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Chagall's Birthplace Finally Returns His Affection. : Art: His hometown of Vitebsk in Belarus has a museum in his honor, but no original works.


VITEBSK, Belarus — One day in 1962, an extraordinary letter arrived at the Vitebsk museum for culture and history, a pretty pink building that was left standing, miraculously, after the city was pulverized in World War II.

The letter was from a Soviet scholar in France who had been in touch with Marc Chagall, the renowned modernist painter then in his mid-70s. This alone was unusual. Chagall, who had left his home town of Vitebsk as a young man to live in France, was a non-person as far as Moscow was concerned.

As an emigre, a Jew and a painter whose work did not (to say the least) celebrate the heroic triumphs of the Soviet socialist people, Chagall was politically, ethnically and artistically incorrect. What could a Soviet scholar on official business possibly have to discuss with Chagall?

If the fact of the letter was unusual, the content was astonishing. Chagall left Vitebsk (pronounced VEE-tebsk) in 1922, but he had never forgotten it. It was where he first fell in love, married and learned to draw and paint.

Many of Chagall's early canvases are scenes of Vitebsk or what he called its "special sky," where he conjured soaring brides, flying cows, dancing fiddlers and airborne violins, all of them taking flight in his imagination and lingering, as shards of memory, for decades.

Now Chagall, relaying his message through the scholar, wanted to know: Could he give some of his work back to the city that had inspired him so many years ago?

Yevgenia Kichina, who worked in the museum's art department, saw the letter and got excited. With some others in her office, she drafted a letter describing post-war Vitebsk, a city of grimy apartment blocks that was almost unrecognizable as the 1,000-year-old town of wooden houses and graceful cathedrals of Chagall's youth.

"We said we had set up an art department and would be happy if we could have the Chagall pieces," she said.

Then Kichina mentioned the letter to a member of the city's Communist Party committee. "He said, 'What--and you are going to do this on your own, without any permission? How could this even occur to you?' "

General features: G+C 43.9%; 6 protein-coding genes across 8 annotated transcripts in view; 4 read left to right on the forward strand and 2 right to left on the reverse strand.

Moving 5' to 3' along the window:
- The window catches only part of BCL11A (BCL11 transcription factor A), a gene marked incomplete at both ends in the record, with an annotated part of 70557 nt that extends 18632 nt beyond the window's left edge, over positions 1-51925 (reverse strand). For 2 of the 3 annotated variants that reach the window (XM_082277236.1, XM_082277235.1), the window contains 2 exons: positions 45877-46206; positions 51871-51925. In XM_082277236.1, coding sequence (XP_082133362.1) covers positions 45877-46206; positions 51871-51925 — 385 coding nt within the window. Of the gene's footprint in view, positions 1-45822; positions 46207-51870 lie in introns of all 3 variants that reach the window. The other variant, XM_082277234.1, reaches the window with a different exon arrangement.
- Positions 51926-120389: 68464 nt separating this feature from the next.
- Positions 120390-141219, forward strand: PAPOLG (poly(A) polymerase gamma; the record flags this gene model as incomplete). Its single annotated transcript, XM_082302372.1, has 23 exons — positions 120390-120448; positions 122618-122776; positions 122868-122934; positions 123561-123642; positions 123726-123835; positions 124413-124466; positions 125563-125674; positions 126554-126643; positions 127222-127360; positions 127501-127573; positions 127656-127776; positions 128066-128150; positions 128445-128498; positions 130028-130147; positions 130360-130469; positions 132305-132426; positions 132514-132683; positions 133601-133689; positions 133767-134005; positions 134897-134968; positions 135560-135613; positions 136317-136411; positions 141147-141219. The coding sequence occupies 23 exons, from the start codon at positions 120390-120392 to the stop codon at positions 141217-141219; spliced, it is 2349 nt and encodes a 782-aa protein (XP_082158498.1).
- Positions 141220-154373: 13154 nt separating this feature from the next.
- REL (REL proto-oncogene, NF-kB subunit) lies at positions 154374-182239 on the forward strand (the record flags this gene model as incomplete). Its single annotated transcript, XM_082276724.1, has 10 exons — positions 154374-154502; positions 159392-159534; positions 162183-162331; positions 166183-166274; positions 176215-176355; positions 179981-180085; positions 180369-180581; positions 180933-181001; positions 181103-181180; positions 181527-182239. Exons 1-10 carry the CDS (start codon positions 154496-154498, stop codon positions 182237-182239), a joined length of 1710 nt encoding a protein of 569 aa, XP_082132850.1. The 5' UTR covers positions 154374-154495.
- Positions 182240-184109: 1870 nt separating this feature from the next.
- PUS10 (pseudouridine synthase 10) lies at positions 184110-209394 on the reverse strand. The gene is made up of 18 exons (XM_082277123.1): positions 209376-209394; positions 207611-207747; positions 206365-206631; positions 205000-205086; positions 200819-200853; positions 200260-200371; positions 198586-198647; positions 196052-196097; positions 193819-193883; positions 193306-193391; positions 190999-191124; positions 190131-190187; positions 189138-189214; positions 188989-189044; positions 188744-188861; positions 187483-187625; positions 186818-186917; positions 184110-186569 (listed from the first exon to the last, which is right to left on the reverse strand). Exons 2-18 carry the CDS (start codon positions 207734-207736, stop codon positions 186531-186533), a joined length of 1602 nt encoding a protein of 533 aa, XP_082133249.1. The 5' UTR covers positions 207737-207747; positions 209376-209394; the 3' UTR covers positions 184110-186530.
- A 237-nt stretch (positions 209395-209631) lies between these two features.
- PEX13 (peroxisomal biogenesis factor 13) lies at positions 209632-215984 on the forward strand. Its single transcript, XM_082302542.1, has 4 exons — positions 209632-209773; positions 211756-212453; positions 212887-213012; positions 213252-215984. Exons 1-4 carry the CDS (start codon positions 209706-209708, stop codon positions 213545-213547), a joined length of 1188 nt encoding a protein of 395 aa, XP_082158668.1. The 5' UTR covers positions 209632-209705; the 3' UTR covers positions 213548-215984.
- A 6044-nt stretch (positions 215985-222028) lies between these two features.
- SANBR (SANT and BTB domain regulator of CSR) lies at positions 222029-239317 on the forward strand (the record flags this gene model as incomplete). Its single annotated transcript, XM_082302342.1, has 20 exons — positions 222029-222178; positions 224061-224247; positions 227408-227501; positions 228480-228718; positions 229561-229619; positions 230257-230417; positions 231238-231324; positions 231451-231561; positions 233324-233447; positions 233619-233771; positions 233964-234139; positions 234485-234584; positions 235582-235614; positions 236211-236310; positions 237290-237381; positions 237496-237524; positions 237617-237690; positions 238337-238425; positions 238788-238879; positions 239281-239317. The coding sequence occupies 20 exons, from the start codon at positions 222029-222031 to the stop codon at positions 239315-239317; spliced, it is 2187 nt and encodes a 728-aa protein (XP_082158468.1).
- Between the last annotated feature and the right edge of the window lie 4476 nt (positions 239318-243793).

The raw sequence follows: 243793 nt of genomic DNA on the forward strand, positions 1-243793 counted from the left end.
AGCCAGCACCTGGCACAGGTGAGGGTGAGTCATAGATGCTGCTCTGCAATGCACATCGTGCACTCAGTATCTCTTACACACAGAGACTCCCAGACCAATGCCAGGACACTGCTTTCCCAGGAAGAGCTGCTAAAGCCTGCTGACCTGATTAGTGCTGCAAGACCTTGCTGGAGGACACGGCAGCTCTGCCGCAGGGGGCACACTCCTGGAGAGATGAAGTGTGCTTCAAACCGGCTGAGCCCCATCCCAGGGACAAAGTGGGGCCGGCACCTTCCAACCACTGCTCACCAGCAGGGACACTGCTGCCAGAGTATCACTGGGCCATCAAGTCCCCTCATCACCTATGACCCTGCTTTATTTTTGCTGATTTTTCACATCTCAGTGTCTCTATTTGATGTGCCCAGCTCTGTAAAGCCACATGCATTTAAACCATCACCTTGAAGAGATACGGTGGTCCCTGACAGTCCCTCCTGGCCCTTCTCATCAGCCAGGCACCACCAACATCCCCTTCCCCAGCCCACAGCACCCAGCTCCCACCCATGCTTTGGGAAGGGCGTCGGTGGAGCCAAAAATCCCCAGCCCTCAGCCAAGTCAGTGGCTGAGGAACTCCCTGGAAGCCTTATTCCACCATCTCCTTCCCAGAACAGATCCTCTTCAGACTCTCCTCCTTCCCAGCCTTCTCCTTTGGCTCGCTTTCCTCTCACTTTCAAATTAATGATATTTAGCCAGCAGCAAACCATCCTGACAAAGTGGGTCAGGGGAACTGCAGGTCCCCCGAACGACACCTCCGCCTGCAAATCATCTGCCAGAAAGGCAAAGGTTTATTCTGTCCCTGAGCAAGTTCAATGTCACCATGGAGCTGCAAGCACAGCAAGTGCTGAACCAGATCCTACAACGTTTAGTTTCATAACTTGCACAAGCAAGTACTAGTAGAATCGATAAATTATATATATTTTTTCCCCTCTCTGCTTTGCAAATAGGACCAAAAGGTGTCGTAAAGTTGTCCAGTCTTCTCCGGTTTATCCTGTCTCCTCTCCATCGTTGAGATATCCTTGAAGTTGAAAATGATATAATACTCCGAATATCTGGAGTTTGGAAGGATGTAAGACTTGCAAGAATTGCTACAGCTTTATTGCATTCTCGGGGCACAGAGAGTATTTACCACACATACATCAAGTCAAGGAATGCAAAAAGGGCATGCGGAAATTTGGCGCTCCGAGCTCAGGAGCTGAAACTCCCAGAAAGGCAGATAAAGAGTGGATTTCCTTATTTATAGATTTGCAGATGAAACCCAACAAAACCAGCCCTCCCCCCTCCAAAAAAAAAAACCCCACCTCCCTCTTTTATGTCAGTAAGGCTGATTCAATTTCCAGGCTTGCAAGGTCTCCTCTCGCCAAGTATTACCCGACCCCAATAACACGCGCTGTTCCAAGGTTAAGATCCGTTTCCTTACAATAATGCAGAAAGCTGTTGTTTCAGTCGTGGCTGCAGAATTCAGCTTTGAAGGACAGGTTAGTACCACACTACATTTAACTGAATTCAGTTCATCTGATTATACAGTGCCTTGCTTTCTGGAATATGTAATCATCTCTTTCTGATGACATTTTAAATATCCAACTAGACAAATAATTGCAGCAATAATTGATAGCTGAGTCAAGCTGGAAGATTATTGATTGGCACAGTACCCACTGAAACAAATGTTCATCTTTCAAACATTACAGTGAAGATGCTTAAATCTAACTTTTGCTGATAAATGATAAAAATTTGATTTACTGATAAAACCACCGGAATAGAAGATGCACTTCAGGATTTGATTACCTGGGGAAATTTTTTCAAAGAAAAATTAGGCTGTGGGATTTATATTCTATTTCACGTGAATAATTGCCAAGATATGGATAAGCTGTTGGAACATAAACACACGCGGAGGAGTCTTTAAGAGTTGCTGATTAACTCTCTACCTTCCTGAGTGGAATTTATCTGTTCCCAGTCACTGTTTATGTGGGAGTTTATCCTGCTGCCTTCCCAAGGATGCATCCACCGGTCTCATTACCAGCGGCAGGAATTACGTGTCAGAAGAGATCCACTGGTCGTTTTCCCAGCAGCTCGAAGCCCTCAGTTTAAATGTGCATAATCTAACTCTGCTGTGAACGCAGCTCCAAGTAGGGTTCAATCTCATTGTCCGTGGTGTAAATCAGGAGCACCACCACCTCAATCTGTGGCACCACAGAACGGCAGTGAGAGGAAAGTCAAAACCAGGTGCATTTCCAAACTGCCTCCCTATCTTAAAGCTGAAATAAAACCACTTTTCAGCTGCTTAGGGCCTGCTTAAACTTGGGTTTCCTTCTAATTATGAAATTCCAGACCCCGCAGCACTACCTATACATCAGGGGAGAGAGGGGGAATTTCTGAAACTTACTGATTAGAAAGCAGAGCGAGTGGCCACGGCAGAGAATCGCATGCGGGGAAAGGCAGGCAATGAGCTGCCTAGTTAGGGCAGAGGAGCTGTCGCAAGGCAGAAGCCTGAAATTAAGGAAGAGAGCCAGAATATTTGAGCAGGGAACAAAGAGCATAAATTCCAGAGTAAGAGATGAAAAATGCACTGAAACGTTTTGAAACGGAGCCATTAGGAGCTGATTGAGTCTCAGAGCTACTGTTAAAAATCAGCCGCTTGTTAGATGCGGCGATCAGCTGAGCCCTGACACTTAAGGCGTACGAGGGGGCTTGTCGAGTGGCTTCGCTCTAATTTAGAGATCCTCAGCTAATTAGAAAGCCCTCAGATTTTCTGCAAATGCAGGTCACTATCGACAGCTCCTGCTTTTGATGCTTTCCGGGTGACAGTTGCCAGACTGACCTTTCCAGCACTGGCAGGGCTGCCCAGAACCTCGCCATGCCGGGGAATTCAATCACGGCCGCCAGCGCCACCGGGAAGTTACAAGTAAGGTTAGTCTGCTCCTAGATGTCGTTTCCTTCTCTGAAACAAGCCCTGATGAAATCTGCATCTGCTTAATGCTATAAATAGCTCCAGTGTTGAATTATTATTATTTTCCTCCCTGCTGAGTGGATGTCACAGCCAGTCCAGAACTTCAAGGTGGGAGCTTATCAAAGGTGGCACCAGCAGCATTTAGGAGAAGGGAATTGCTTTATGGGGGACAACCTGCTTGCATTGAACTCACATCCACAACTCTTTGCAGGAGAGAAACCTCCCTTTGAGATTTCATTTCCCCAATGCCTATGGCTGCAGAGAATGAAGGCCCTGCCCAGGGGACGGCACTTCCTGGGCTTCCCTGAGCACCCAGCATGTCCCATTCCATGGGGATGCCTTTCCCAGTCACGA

She appealed to a regional party official, who turned her down flat. "I asked him why not, and he said, 'No, period.' "

The moment passed, and the opportunity vanished. Having lost much of its heritage in the war, Vitebsk had let slip the ties to its most famous son too.

Now, three decades later, the city is struggling to reclaim what it has lost. Most suspect that Vitebsk's bond with Chagall, who died in 1985, is irretrievably gone. But a few true believers are convinced it is not too late, that Vitebsk and Chagall can connect again, that somehow the artist and his legacy can rescue dull, drab Vitebsk, add a dab of life, a splash of color and put the town on the map, despite everything.

It won't be easy.

On a bluff high above the river that winds through Vitebsk, in the shade of a leafy park, stands an old, red-brick house of two stories. Formerly used for apartments, the building was converted two years ago and is now one of the world's more curious museums. It is Vitebsk's Marc Chagall Museum, but it contains no original works by Chagall.

Officially the museum is owned and operated by the city, but in truth it is the personal project and passion of the director, Lyubov Bazan. A reed-thin, 37-year-old woman of determination and intelligence, Bazan has managed quite literally to make something out of nothing.

Bazan grew up in Vitebsk during the pre-Gorbachev period of stagnation, when the name of Chagall was all but unknown here. The few mentions of his work Bazan had glimpsed were in the pages of Soviet art books, in which the artist was mocked and criticized.

It was only when Bazan was an art student that she discovered, while leafing through such a book, that Chagall was born in Vitebsk, the son of a Yiddish-speaking manual laborer who worked in a herring store. She was astonished.

"I started asking people, older people, about Chagall," she said. "They said he had emigrated a long time ago, that he was a traitor to his motherland."

Chagall, once the city's arts commissar, had disappeared from Vitebsk almost without a trace. No books of his art were available in the bookstores; no posters could be bought at the museums. The one or two original works he left behind in the city were lost in 1941, when the Germans swept into Vitebsk, occupying it for three years.

The house where the artist grew up was still standing in a quiet neighborhood that was once the Jewish ghetto, but there was nothing to distinguish it. The school and museum he ran had been turned into a computer center.

In a country consumed by xenophobia and anti-Semitism, it was chancy even to speak about Chagall. This was particularly true in provincial, war-battered Byelorussia (renamed Belarus at independence two years ago), which was among the more conservative outposts of the Soviet empire.

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